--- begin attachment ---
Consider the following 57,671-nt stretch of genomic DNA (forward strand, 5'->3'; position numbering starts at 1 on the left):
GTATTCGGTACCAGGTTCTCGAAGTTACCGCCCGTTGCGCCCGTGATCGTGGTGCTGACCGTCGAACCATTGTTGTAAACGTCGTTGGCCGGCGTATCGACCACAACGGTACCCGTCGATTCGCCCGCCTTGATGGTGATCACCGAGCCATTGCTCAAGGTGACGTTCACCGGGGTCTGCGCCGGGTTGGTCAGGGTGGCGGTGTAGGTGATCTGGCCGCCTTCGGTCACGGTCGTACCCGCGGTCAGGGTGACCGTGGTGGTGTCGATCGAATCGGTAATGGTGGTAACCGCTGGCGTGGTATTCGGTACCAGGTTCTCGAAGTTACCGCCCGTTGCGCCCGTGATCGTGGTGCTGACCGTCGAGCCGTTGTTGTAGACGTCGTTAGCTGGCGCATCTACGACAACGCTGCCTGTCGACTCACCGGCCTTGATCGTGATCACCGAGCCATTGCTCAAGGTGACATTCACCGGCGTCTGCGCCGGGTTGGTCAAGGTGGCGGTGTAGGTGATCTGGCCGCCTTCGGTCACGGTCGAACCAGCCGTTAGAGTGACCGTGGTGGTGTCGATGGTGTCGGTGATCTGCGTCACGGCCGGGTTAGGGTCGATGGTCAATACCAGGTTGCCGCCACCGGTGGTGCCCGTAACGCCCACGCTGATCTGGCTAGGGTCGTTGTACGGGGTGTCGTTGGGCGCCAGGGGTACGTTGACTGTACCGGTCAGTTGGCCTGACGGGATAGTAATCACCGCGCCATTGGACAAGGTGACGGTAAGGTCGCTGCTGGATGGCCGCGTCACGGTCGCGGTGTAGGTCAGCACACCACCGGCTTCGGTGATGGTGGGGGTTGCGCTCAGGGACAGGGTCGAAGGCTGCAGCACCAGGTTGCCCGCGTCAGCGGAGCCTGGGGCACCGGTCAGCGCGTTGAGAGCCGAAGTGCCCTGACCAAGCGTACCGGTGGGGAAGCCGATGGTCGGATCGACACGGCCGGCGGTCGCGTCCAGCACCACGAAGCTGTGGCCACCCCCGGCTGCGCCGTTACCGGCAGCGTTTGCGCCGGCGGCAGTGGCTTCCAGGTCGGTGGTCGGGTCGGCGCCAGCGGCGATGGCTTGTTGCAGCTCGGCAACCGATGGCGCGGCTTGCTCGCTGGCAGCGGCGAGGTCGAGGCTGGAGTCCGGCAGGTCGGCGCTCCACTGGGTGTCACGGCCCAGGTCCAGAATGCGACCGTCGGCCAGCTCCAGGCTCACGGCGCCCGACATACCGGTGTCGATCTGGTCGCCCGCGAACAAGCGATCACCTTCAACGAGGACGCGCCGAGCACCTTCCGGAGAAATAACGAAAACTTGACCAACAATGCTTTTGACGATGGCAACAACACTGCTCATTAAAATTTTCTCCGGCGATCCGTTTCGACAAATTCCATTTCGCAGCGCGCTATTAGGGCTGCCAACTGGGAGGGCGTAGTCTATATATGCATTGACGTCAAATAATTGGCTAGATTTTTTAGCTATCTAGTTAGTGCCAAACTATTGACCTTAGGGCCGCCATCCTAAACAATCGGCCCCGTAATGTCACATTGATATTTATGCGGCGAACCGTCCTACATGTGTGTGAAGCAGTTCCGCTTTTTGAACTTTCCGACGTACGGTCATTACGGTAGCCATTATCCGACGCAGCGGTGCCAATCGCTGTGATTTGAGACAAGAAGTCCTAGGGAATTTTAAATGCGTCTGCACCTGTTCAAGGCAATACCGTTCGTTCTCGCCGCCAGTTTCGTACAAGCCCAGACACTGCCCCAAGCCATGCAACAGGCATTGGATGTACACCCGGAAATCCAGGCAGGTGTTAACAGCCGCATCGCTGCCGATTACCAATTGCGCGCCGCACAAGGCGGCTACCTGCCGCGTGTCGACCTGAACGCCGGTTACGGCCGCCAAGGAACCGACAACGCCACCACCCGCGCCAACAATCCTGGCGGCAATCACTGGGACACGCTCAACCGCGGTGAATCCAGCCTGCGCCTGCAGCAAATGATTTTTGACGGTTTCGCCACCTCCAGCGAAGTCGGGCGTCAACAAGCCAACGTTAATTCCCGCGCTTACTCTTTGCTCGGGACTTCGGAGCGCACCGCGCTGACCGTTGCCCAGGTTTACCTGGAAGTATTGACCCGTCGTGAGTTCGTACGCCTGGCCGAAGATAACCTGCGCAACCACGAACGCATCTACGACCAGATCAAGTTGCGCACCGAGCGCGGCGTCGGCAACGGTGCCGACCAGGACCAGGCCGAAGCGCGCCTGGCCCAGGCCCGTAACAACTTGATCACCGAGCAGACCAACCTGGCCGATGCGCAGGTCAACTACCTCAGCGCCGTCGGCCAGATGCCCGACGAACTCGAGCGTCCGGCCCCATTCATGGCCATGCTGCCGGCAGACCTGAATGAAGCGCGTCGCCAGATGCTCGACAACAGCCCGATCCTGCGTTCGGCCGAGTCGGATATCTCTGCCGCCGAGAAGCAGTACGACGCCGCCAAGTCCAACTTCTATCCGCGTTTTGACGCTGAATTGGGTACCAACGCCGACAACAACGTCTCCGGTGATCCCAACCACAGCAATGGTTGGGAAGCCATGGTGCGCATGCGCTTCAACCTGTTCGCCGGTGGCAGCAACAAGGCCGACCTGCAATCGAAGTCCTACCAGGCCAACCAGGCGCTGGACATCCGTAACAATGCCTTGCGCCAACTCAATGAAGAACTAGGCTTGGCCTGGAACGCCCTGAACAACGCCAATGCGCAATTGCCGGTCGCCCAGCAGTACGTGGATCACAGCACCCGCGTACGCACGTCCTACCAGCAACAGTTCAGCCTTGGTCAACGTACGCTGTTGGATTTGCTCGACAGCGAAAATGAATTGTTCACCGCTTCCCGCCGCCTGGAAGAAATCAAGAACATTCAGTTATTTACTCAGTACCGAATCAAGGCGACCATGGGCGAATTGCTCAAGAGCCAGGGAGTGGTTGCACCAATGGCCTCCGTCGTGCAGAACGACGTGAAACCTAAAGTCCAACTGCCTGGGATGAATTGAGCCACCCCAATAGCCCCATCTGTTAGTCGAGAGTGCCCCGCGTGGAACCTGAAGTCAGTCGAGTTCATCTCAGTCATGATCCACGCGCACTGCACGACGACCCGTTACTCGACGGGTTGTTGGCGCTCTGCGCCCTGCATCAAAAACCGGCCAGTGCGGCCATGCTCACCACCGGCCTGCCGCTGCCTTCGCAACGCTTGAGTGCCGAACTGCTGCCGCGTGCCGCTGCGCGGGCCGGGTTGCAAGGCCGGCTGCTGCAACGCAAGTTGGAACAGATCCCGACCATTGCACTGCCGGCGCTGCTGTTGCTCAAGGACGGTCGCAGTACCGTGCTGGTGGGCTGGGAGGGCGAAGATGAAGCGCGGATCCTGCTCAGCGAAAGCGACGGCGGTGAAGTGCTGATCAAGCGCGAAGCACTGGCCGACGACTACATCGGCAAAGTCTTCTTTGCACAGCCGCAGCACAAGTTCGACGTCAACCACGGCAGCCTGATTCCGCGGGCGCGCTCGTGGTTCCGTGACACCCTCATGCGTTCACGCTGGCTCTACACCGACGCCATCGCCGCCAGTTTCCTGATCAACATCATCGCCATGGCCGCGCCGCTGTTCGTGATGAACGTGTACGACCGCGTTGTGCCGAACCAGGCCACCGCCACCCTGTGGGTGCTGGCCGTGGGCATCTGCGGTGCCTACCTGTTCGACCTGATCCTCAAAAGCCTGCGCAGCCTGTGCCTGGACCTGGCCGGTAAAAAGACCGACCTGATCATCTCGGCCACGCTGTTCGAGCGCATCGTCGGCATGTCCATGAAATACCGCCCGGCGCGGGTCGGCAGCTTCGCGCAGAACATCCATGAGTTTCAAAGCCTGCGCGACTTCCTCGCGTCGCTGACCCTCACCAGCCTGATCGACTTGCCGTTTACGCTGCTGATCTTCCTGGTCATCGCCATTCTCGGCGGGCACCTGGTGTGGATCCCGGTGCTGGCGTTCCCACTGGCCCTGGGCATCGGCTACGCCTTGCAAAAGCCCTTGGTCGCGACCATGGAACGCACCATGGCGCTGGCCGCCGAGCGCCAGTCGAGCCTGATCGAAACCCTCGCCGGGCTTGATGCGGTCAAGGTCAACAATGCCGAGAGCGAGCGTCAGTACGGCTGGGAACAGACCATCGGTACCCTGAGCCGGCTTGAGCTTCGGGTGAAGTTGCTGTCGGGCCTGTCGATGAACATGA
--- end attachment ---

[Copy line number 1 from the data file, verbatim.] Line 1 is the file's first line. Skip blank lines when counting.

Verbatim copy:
Consider the following 57,671-nt stretch of genomic DNA (forward strand, 5'->3'; position numbering starts at 1 on the left):